Former Westmeath great Dessie Dolan has sounded an alarm bell about the gulf between counties in the GAA, saying that players in so-called weaker counties have been left to wonder are they purely making up numbers.
Dolan called time on his own remarkable inter-county career with Westmeath last June after 15 years.
Despite his own undoubted talent, Dolan finished his time as an inter-county player with just one Leinster title and one All Star.
Speaking to RTÉ Sport about John Galvin, who announced his inter-county retirement this week also after 15 years playing with Limerick, Dolan hailed the Cratloe man as “an exceptional player” and said he had stood out during his playing career for his ability and leadership qualities.
Like Dolan, Galvin called time on inter-county career without a haul of medals to mirror his own unquestionable skill level.
“We’ve had an awful lot of close calls but we’ve never made that breakthrough,” Galvin told RTÉ Sport, when reflecting on his time in the Limerick jersey.
Galvin also highlighted the disparity between counties, when he spoke about his return from cruciate ligament injuries.
“It’s different when you’re from Kerry, you’re going back to compete for an All-Ireland, while I suppose when you’re in Limerick you’re going back to compete to win a Championship game or get to a Munster final.”
Dolan expanded on this gap, and said Galvin was just one a number of players to not gain personal reward because their county was not a traditional footballing stronghold.
“It’s very difficult to get your name up there in lights,” Dolan said.
“John Galvin has been such a great servant. But you think of the likes of Mattie Forde, Declan Browne, Paddy Keenan, Johnny Doyle, Eamonn O’Hara: there are an awful lot of players in the same boat, that have soldiered on for the county for donkey's years with very little success.
“And that’s just a problem with the system as is. I suppose, it would be very difficult to turn your back on your own county. And I think that’s what everyone does: just get stuck in and play for your county as best as you can and hope that success will come along.”
Dolan illustrated the gulf between more successful counties and those that struggle when he recalled meeting Kerry star Kieran Donaghy in New York.
"There are an awful lot of players in the same boat, that have soldiered on for the county for donkey's years with very little success" - Dessie Dolan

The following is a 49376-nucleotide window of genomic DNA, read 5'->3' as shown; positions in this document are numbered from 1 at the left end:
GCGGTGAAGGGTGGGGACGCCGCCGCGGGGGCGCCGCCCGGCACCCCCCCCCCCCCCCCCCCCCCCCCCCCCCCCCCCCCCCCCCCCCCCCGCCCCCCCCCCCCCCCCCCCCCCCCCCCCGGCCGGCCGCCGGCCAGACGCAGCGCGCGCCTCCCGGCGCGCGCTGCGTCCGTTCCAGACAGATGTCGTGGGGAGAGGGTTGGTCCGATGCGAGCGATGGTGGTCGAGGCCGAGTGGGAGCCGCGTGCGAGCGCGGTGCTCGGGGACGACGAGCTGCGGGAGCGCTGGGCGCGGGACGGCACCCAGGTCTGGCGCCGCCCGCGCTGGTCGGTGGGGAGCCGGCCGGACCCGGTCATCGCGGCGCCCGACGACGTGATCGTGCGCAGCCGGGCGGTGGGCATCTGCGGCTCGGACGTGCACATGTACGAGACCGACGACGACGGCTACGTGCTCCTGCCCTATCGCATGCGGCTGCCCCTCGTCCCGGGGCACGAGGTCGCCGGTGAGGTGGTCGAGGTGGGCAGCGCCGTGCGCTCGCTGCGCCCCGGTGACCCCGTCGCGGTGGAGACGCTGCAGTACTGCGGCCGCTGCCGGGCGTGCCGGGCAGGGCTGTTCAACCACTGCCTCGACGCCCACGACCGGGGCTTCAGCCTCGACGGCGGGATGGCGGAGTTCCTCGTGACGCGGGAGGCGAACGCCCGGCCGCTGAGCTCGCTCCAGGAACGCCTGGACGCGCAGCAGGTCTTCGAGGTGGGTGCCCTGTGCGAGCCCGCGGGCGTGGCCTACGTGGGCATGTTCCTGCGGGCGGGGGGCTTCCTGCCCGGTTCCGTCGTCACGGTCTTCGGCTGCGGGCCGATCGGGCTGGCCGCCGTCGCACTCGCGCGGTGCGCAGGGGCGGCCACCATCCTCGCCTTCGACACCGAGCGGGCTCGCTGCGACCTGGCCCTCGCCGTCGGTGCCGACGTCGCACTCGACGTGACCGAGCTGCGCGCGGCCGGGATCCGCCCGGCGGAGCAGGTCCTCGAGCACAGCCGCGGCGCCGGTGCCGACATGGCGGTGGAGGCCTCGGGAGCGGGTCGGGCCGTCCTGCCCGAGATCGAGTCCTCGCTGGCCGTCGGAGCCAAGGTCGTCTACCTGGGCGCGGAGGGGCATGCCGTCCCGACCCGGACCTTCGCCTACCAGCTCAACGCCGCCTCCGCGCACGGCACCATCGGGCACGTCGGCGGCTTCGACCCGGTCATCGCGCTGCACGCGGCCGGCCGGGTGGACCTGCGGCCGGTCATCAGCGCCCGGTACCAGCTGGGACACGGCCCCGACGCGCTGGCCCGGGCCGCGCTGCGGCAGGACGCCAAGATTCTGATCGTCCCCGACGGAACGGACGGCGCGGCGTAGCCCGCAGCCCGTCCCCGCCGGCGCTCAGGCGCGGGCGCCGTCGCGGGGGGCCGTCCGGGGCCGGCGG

Donaghy wasn’t boasting, Dolan stressed, when he said that he was on a sixth team holiday of his career.
“It’s a very different game for the top teams than it is for the teams that are just trying to soldier on,” Dolan said.
“You hear the likes of Leitrim, they’re struggling to get their nights away paid for by the county board.
“And then you’ve counties, and they’re going on long team holidays, they’re going on training camps throughout the year – I think Donegal had four training camps.
“And it’s just things like that that make it very difficult as a GAA player. You kind of feel, ‘Are we the same players as the top players, or are we just making up the numbers?’”
Asked about the thorny issue of inter-county transfers, and whether a star player from a weaker county might move to a stronger county to further his chances of silverware, the Westmeath great was dubious about it.
“I think myself it would be very difficult to come back at Christmas and say, look at your family in the eye and say, ‘I’m doing great up in Dublin, I’m really enjoying it!’
“It’s very hard turn your back on your club, in particular, and then turn back on your county. And for some reason lads have an unbelievable loyalty.”
Dolan said the gap between the counties was something the GAA needed to address, because “there are so many counties that have absolutely no chance of winning the All-Ireland, and yet they’re expecting to go out and train two-three nights a week and do the gym.”
“If it keeps going the way it’s going, young lads will turn their back on the game"
He believes a competition needs to be established to hold the attention of those counties who didn’t see Sam Maguire as a legitimate prospect, but said that the idea of a ‘B’ All-Ireland would not fit the bill, as no-one wanted to be officially seen as ‘B’.
“They’ve introduced things like the Tommy Murphy Cup, and the prize is a holiday to New York.
“And I suppose initially it grabs the attention of the players, but then there’s not enough of a hold to keep young fellas playing the game during the summer,” he said.
“They just want to go travelling, go to America, go to different places, because they feel that it’s a nothing competition.”
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